will work as well. Maximization is the default.

- <constraint> is an optional constraint name followed by a
colon plus a linear combination of variables and
constants, followed by a relational operator, followed
again by a linear combination of variables and constants,
ending with a semicolon. The relational operator can be
any of the following:  "<" "<=" "=" ">" ">=". There
is no  semantic difference between "<" and "<=" nor
between ">" and ">=" (even for integer variables!).

- <declaration> is of the form: "int" <var>+ ";"
Commas are allowed between variables.

So, the simplest linear problem consists of an objective
function and 1 constraint.

EXAMPLE
The simple problem:

x1 >= 1
x2 >= 1
x1 + x2 >= 2
minimize x1 + x2 (= maximize -(x1 + x2)), with x1 integer

can be written as follows:

-x1 + -x2;
(or min: x1 + x2;)
x1 > 1;
x2 > 1;
x1 + x2 > 2;
int x1;

The correct result for (x1, x2) is of course (1, 1).

BUGS
Specifying a constraint name for a bound (constraints on
just single variables) does not have an effect: they are not
stored inside the main matrix and are not assigned a dual
variable. I am not going to change this behavior.
There are a few situations where lp_solve is known to give
wrong "No solutions".

-    The problem consists entirely of constraints on just
single variables (so-called "bounds", like x < 1; ) and
no constraint with more than 1 variable (like x + 3 y >
17; ). This leaves lp_solve with an empty problem
matrix, as bounds are not stored in the main matrix. No
real-life examples should be of this form, so I am not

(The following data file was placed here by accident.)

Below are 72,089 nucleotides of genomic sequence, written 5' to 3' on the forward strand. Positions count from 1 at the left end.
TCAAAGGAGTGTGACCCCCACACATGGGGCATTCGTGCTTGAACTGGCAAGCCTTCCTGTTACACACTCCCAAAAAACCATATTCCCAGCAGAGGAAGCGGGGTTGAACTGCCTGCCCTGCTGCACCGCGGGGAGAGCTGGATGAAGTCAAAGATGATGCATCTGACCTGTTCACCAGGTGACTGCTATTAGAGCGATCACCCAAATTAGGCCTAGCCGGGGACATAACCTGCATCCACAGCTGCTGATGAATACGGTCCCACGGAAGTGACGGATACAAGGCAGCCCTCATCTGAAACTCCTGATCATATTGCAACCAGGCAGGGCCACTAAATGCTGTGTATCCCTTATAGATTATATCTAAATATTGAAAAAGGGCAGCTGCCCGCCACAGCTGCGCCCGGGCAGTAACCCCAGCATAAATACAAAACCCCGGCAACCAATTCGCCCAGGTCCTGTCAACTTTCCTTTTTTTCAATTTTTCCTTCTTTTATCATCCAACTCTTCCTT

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LP_SOLVE(1ES)                                       LP_SOLVE(1ES)

really chasing this problem.

-    There are variables in the objective function which do
not occur in a constraint with more than 1 variable,
but just in a bound. This is a bug in lp_solve which I
would like to repair, but I have sofar been
unsuccessful.  Anyway, this can easily be avoided, as
the value of a variable just occurring in a bound and
the objective function is trivially clear from the
beginning.  You can also just constrain the value of
the entire objective function in the first constraint
by a number which you know will not constrict your LP
problem.

-    Many people forget that lp_solve can only handle
POSITIVE values for the variables.

-    Sometimes problems are numerically unstable, and the
unavoidable rounding errors inside lp_solve will cause
wrong results (usually aborts or wrong "no soution"
messages). It is very hard to give general solutions to
this problem, but try to keep all values in your
problem in the order of magnitude of 1 by proper
scaling. lp_solve does not do do any scaling itself.
Almost parallel constraints are also not very good for
numerical stability. Use "lp_solve -v" and observe the
values of the pivots to see if there are any
dangerously large or low numbers there.
Building lp_solve with long doubles (see the Makefile)
can help to increase numerical stability, but will also
increase the run time considerably.
You can consult the author as well if you encounter
numerical problems, but please remember that it is very
easy to formulate an infeasible LP problem, so be sure
there is a solution.

SEE ALSO
The implementation of the simplex kernel was mainly based
on:
W. Orchard-Hays: "Advanced Linear Programming Computing
Techniques", McGraw-Hill 1968
The mixed integer branch and bound part was inspired by:
section 6.4 of "An Introduction to Linear Programming and
Game Theory" by Paul R. Thie, second edition published by
John Wiley and Sons in 1988.
This book refers to:
Dakin, R.J., "A Tree Search Algorithm for MILP Problems",
Comput. J., 8 (1965) pp. 250-255

CONTRIBUTED BY
M.R.C.M. Berkelaar
Eindhoven University of Technology

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LP_SOLVE(1ES)                                       LP_SOLVE(1ES)

Design Automation Section
P.O. Box 513
NL-5600 MB Eindhoven, The Netherlands
phone ...-31-40-473345
E-mail: michel@es.ele.tue.nl

STATUS
Use at own risk. Bug reports are welcome, as well as success
stories.